Viewpoint showing the importance of returning to a balanced budget as soon as possible by controlling expenditures
The return to a balanced budget in the medium term is necessary, and it must be achieved by controlling governmental expenditures. One way to do this is to set up a standing expenditure review committee, as the federal government did following the financial crisis of 2008-2009, shows this publication.
|Quebec needs an expenditure review committee (Montreal Gazette, February 4, 2021)
L’IEDM veut un comité permanent de révision des dépenses (Finance et Investissement, February 8, 2021)
|Report (in French) with Miguel Ouellette (NVL, Noovo, February 4, 2021)|
This Viewpoint was prepared by Miguel Ouellette, Director of Operations and Economist at the MEI. The MEI’s Taxation Series aims to shine a light on the fiscal policies of governments and to study their effect on economic growth and the standard of living of citizens.
In recent months, the various levels of government have had to spend astronomical sums of money. The Quebec government is no exception, with its projected deficit for the current fiscal year reaching a historic high of $15 billion.(1) While this deficit can be explained by the need to adopt measures to deal with the effects of the pandemic on the economy and on Quebec society, it needs to be reabsorbed as soon as possible. Continuing to pile up debt at such a rhythm after the pandemic could compromise the health of our public finances and shift a heavy burden onto the shoulders of subsequent generations.
Objective: Zero Deficit
When government lives within its means, it guarantees the sustainability of taxpayer-funded public services. The zero-deficit target gives the government guidelines when evaluating a potential new expenditure: If this limit did not exist, no spending would seem superfluous. The clear direction provided by the zero-deficit goal also tends to create a feeling of confidence in the business community, which helps attract and secure private investments, thus stimulating the economic growth Quebec needs.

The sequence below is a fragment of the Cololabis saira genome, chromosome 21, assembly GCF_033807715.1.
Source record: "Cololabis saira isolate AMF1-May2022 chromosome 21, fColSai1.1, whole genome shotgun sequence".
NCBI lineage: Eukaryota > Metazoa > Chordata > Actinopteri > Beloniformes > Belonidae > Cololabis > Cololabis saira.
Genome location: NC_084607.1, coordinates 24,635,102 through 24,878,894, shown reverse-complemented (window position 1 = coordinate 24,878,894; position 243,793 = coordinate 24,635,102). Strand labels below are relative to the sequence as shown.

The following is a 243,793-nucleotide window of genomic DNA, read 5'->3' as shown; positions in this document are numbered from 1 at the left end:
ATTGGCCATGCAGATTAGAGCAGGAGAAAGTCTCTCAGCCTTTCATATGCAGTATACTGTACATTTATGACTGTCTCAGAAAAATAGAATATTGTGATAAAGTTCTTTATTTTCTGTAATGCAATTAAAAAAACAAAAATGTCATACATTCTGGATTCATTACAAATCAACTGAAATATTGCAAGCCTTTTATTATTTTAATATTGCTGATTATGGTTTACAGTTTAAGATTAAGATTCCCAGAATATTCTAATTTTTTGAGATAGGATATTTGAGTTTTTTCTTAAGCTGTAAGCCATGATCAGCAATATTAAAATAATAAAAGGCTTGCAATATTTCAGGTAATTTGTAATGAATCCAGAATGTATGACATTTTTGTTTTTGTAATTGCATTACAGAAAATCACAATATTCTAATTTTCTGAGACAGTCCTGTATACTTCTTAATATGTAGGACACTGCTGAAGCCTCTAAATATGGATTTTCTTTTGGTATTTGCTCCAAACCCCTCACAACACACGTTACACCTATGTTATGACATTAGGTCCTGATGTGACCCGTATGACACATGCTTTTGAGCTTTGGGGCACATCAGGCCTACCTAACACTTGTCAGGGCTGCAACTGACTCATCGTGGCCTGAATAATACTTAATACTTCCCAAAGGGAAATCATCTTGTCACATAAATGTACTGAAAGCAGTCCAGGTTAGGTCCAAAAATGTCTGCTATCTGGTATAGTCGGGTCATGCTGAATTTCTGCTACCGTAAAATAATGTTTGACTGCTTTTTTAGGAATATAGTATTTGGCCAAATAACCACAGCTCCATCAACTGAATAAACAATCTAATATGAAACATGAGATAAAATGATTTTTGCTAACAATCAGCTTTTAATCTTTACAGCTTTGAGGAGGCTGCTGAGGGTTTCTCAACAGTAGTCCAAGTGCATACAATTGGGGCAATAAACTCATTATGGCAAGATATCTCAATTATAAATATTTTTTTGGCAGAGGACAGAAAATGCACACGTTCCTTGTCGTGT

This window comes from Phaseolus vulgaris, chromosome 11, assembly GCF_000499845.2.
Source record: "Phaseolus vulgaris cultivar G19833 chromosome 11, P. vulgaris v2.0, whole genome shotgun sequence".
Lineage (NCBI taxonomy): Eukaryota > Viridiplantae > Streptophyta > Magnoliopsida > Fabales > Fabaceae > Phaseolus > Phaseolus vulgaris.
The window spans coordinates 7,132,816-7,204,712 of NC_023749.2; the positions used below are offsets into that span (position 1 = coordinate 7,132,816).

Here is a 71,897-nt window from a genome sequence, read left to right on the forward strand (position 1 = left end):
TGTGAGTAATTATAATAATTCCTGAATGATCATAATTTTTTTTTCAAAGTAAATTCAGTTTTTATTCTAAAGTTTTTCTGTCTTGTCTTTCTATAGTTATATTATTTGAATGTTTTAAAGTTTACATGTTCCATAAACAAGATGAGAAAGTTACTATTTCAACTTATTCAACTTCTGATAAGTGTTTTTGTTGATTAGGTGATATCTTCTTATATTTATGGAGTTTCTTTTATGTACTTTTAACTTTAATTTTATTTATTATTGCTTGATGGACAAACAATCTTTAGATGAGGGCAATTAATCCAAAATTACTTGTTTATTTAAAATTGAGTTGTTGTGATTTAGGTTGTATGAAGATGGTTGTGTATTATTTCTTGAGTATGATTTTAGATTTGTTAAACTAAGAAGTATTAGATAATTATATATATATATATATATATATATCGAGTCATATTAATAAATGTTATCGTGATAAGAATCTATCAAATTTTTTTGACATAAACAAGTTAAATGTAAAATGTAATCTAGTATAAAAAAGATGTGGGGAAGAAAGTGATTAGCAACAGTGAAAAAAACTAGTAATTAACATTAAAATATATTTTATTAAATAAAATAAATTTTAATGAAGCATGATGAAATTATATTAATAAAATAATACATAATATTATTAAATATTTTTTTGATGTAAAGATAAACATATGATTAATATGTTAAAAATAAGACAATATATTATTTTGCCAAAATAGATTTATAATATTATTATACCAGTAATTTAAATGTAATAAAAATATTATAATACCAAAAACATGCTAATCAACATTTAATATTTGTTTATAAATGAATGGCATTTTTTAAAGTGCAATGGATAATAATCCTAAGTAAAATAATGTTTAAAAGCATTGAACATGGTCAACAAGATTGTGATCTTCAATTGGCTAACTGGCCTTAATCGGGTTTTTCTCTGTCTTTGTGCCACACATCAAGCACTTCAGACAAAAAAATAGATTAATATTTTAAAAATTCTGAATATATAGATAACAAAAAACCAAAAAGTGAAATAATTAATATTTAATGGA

Thankfully, the current provincial government has expressed its desire to return to a balanced budget in five years, as required by the Act to reduce the debt.(2) Thanks to its prudent management of public finances before the pandemic, Quebec is in a position to return to a sound budget balance without having to resort to austerity measures.
The structural deficit that needs to be erased to return to budgetary balance (which is to say, the deficit that would exist regardless of the impact of economic circumstances on the public finance situation) is much lower than the total deficit, and is between $5.5 billion and $7.0 billion.(3) In other words, when growth slows temporarily, less is collected in taxes and expenditures tend to rise, and so the overall deficit increases without necessarily eroding the country’s financial situation in a structural manner. When the structural deficit climbs, though, there is a permanent shortfall that must be addressed, as there is currently, since there then exists an enduring tendency for revenues to be lower than expenditures if nothing is done.
Tax Increases or Spending Control?
Once the importance of returning to a balanced budget has been established, it must be determined which option should be chosen to achieve this: Should expenditures be controlled, or should taxes be raised?
The income tax burden of Quebec taxpayers is already higher than that of all other Canadian provinces except Nova Scotia.(4) If we take into account total tax revenues collected by all levels of government, Quebec takes the title as the province with the highest tax burden (38.9%) in Canada(5) (see Figure 1). And compared to the members of the OECD, Quebec’s burden is higher than that of 27 out of 37 countries.(6) Increasing the tax burden in Quebec would further undermine the province’s competitiveness and could slow down the economic growth than we need to maintain and improve our standard of living.